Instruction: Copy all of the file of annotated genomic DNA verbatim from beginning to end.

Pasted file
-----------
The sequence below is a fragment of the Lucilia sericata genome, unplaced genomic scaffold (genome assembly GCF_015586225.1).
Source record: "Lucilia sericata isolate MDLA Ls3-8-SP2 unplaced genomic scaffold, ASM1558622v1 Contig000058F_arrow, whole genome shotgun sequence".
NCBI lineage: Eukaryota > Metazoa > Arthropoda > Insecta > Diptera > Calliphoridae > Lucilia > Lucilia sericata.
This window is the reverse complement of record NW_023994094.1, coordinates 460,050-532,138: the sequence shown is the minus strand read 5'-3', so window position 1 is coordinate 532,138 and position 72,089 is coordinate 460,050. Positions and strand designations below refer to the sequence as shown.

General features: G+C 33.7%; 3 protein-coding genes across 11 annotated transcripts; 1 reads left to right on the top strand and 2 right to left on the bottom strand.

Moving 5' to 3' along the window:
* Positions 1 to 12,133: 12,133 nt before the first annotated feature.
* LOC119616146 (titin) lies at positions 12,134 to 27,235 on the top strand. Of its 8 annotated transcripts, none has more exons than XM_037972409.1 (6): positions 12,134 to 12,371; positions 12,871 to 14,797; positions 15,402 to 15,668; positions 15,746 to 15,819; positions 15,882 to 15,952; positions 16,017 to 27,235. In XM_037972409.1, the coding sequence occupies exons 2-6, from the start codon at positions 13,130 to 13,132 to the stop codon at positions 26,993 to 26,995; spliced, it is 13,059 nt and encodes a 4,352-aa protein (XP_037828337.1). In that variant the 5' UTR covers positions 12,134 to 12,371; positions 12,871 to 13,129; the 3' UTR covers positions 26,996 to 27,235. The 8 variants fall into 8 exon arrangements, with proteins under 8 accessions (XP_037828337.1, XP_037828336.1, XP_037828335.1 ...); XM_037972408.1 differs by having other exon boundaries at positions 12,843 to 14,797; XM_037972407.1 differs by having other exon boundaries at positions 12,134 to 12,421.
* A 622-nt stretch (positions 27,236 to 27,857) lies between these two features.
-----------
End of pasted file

The sequence below is a fragment of the Lucilia sericata genome, unplaced genomic scaffold (genome assembly GCF_015586225.1).
Source record: "Lucilia sericata isolate MDLA Ls3-8-SP2 unplaced genomic scaffold, ASM1558622v1 Contig000058F_arrow, whole genome shotgun sequence".
NCBI lineage: Eukaryota > Metazoa > Arthropoda > Insecta > Diptera > Calliphoridae > Lucilia > Lucilia sericata.
This window is the reverse complement of record NW_023994094.1, coordinates 460,050-532,138: the sequence shown is the minus strand read 5'-3', so window position 1 is coordinate 532,138 and position 72,089 is coordinate 460,050. Positions and strand designations below refer to the sequence as shown.

General features: G+C 33.7%; 3 protein-coding genes across 11 annotated transcripts; 1 reads left to right on the top strand and 2 right to left on the bottom strand.

Moving 5' to 3' along the window:
* Positions 1 to 12,133: 12,133 nt before the first annotated feature.
* LOC119616146 (titin) lies at positions 12,134 to 27,235 on the top strand. Of its 8 annotated transcripts, none has more exons than XM_037972409.1 (6): positions 12,134 to 12,371; positions 12,871 to 14,797; positions 15,402 to 15,668; positions 15,746 to 15,819; positions 15,882 to 15,952; positions 16,017 to 27,235. In XM_037972409.1, the coding sequence occupies exons 2-6, from the start codon at positions 13,130 to 13,132 to the stop codon at positions 26,993 to 26,995; spliced, it is 13,059 nt and encodes a 4,352-aa protein (XP_037828337.1). In that variant the 5' UTR covers positions 12,134 to 12,371; positions 12,871 to 13,129; the 3' UTR covers positions 26,996 to 27,235. The 8 variants fall into 8 exon arrangements, with proteins under 8 accessions (XP_037828337.1, XP_037828336.1, XP_037828335.1 ...); XM_037972408.1 differs by having other exon boundaries at positions 12,843 to 14,797; XM_037972407.1 differs by having other exon boundaries at positions 12,134 to 12,421.
* A 622-nt stretch (positions 27,236 to 27,857) lies between these two features.